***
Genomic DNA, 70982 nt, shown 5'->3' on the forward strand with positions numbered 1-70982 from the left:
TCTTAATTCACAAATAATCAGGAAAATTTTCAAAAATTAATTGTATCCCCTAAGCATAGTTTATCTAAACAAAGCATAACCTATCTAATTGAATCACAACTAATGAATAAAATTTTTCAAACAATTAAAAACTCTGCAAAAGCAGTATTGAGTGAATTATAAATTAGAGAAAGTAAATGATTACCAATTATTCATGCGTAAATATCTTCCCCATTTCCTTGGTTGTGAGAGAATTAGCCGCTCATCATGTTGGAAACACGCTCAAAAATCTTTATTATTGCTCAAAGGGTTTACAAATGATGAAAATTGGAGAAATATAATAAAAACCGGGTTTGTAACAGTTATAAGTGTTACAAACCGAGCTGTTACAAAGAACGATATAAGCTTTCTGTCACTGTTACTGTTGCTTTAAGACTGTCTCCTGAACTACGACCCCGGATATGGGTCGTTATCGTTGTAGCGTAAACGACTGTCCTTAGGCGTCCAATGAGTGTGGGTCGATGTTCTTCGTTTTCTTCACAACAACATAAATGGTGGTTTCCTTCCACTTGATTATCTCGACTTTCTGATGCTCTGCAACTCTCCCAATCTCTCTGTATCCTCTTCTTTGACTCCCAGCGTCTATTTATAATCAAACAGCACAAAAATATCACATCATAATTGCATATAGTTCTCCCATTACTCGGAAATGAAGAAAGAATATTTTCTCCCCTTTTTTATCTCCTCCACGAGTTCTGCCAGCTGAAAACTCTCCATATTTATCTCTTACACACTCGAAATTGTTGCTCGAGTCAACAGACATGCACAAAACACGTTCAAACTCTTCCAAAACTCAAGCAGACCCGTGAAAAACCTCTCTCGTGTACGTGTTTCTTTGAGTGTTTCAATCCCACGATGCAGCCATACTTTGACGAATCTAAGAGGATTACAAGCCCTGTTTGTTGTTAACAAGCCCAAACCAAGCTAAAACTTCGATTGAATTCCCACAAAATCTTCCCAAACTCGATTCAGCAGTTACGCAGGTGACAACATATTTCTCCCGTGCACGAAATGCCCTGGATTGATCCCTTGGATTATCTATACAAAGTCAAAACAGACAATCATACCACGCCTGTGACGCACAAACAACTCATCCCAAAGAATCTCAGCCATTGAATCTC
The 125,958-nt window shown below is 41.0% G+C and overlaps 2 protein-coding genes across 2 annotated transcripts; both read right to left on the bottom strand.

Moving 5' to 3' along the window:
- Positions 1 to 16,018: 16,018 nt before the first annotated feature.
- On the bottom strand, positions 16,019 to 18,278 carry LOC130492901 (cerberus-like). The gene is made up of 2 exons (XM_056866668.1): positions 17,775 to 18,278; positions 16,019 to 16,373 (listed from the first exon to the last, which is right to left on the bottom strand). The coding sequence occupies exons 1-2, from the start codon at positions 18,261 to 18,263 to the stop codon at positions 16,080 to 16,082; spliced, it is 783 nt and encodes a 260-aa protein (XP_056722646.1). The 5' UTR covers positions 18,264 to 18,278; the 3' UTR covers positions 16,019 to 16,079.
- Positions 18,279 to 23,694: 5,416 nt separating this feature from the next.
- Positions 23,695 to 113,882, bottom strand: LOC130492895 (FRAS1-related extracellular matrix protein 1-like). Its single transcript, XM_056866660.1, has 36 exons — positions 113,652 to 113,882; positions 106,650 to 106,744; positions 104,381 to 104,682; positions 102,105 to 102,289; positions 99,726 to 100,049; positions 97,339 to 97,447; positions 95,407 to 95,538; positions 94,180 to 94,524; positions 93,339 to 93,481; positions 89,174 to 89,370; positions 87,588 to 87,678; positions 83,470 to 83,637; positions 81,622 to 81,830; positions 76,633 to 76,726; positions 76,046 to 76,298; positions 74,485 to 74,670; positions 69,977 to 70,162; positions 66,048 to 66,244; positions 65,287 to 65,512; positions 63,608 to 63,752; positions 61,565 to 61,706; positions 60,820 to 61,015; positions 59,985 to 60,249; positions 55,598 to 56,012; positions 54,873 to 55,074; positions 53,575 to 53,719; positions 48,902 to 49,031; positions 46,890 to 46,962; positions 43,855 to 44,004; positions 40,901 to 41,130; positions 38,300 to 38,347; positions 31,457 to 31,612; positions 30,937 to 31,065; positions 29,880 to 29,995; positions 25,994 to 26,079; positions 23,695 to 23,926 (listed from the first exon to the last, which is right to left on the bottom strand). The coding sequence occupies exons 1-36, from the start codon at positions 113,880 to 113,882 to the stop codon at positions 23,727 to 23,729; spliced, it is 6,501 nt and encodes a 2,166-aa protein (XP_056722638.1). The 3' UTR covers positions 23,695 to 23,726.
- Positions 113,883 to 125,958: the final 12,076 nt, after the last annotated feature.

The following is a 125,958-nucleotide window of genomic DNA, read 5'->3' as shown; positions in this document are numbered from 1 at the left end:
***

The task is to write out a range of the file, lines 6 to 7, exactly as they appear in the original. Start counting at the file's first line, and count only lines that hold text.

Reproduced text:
- On the bottom strand, positions 16,019 to 18,278 carry LOC130492901 (cerberus-like). The gene is made up of 2 exons (XM_056866668.1): positions 17,775 to 18,278; positions 16,019 to 16,373 (listed from the first exon to the last, which is right to left on the bottom strand). The coding sequence occupies exons 1-2, from the start codon at positions 18,261 to 18,263 to the stop codon at positions 16,080 to 16,082; spliced, it is 783 nt and encodes a 260-aa protein (XP_056722646.1). The 5' UTR covers positions 18,264 to 18,278; the 3' UTR covers positions 16,019 to 16,079.
- Positions 18,279 to 23,694: 5,416 nt separating this feature from the next.